I truly believe that my life has been shaped by a series of what I call happy accidents. While I was a student at St. Xavier’s, I just happened to come across an audition call on the notice board for a play for the English Department and decided to go for it. I ended up landing a small role, but the process became a big part of my life. Right from the first rehearsal, I knew theatre was something that made complete sense to me.
The best kind of training that anyone could receive is by immersing themselves in the entire world of theatre. One must dabble consistently in every aspect of it – sound, lights, backstage – until your natural instinct for one takes over. 1998 to 2001 were my years of complete immersion. My university of experience. I started off as just an actor, but went on to do stage management for a play by Pearl Padamsee, ended up doing sound for another show and even did lights for a piece at Thespo. It was at the end of those four years that I felt I had experienced enough to give directing a try and made my directorial debut with The Shadow Box.
The other happy accident was getting introduced to the radio which also became a large part of my life. I was fresh out of college and work was something a fresher just had to do. One of my friends happened to call me up and connected me to a person involved with an upcoming radio station. That’s it. That’s how I got involved with the radio. My association with Audio Drama also began around then, when we (the industrial theatre co.) line-produced the BBC’s award-winning radio drama rendition of A Suitable Boy which was recorded on location in India. Happily, I’ve been producing Audio Drama ever since and it’s something I enjoy just as much, 20 years later.
As I worked, both in theatre and radio, my way of approaching what I do slowly crystallized into this – you devote yourself completely to whatever you are doing and hopefully the results will surprise even you. A recent project, Sing India Sing was a culmination of that school of thought. It was only at our third run, that I was able to just watch the show without analysing it and I remember feeling a real sense of pride at the way it had all finally come together and how true it was to what I had envisioned in my head. The fact that I could pull off that monster of a project, at that scale, was a surprise in itself to me. But to have it come so close to what was in my head and be received the way it had been, was a happy surprise and something that made me feel real pride.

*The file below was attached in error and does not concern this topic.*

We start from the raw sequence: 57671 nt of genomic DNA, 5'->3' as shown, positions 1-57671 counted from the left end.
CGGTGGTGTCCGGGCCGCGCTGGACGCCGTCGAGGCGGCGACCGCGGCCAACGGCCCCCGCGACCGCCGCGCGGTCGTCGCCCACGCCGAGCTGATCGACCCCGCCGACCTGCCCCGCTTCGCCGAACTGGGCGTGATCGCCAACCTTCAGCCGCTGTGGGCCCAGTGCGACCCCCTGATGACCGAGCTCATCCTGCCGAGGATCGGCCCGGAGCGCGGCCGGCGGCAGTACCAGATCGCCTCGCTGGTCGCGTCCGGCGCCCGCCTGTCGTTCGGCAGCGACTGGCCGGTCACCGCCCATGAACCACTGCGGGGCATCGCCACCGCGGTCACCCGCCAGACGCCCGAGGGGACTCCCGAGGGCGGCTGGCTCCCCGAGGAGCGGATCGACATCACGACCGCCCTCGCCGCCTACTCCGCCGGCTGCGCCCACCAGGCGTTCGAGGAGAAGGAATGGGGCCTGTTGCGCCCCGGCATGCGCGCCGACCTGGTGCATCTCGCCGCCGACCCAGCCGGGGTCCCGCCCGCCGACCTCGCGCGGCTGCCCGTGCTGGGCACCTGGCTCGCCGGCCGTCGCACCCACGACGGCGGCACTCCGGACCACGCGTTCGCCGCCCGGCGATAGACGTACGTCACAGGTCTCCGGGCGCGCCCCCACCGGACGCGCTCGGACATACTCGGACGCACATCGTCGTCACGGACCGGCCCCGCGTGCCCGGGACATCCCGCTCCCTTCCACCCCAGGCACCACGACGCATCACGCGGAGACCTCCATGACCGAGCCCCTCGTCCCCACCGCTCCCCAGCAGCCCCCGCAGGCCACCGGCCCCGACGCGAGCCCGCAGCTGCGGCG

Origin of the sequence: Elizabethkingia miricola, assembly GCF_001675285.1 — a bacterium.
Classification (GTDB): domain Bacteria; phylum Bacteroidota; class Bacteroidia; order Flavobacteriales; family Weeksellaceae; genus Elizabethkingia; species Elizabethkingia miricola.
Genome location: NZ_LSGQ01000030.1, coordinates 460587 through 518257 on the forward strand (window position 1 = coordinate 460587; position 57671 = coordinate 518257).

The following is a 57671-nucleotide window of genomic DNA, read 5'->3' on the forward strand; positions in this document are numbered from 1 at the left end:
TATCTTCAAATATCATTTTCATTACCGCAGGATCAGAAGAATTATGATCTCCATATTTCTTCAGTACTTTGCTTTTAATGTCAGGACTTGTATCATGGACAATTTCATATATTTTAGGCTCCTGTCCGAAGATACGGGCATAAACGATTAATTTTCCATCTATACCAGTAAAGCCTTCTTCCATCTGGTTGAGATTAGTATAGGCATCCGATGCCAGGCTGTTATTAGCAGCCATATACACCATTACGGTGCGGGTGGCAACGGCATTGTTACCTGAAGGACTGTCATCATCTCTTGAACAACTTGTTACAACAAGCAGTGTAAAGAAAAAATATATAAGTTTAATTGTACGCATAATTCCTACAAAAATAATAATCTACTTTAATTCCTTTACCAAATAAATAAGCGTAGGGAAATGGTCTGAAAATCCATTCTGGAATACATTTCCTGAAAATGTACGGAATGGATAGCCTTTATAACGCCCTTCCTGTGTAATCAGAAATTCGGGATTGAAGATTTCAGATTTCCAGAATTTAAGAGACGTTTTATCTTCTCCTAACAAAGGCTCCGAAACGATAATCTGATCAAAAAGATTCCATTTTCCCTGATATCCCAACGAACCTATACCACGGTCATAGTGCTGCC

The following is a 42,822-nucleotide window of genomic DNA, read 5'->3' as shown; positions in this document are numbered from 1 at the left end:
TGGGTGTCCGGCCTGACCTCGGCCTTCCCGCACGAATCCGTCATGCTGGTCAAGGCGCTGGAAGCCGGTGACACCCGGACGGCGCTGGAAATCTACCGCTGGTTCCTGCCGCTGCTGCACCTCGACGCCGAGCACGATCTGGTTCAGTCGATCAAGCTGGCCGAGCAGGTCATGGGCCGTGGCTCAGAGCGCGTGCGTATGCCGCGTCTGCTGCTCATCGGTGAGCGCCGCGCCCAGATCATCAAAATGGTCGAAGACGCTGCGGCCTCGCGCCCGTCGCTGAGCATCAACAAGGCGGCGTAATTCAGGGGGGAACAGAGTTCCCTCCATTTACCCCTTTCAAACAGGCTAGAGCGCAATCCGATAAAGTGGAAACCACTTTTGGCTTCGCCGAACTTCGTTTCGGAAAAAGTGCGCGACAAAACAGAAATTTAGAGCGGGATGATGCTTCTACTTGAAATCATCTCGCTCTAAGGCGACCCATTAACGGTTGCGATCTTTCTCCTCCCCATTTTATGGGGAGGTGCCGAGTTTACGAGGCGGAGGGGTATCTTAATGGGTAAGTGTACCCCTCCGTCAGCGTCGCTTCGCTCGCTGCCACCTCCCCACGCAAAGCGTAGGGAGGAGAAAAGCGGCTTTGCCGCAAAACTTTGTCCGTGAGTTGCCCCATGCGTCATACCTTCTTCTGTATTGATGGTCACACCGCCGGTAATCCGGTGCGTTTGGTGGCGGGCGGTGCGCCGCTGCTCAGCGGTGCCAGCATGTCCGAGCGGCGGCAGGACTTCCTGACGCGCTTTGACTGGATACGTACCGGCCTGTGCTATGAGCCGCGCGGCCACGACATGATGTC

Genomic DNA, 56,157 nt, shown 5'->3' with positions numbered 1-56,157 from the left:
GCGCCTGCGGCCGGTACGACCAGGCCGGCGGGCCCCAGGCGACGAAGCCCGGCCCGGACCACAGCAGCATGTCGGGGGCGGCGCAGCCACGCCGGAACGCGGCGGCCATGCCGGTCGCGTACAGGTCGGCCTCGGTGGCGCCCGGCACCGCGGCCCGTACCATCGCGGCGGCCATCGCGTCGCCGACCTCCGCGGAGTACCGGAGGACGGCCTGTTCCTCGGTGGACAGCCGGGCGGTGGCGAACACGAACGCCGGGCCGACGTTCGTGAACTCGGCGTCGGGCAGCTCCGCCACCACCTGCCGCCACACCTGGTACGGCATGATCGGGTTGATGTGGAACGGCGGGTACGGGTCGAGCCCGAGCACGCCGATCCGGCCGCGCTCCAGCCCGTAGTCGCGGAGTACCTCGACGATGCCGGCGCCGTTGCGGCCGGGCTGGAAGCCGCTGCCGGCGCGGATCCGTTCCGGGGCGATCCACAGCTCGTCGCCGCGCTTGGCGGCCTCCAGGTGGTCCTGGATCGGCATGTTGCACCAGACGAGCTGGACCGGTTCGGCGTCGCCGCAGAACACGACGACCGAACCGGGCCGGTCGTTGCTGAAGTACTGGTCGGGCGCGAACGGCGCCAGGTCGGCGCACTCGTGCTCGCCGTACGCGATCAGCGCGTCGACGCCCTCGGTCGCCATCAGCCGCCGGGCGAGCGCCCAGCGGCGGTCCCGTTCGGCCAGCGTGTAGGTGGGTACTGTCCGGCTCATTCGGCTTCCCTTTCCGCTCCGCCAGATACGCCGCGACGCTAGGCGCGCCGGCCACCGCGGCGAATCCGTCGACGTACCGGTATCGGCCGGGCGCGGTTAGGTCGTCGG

I have had the luxury to love and enjoy what I do for a living and I thank my stars every day for just that. The theatre has definitely shaped my life. And after experiencing so many different forms and aspects of it over the years, I think one of my favourite parts of the experience is the sound of a silent audience. An audience that’s immersed in your play and completely focussed on what’s happening on stage at that moment. We performed house full shows of Sing India Sing at the Jamshed Bhabha Theatre with an audience of over a 1000 people. There was a moment during one of the songs where everything went dark on stage and then exploded back into life with the music, lights, graphics, choreography and vocals, at which the entire audience collectively gasped in awe. I always have goosebumps when I think back to that moment and to so many other similar ones where everything goes to plan and an audience reacts, as one, to something you’ve created. That feeling is too strong to let go of and I keep working towards it with the hope that I can continue to surprise myself.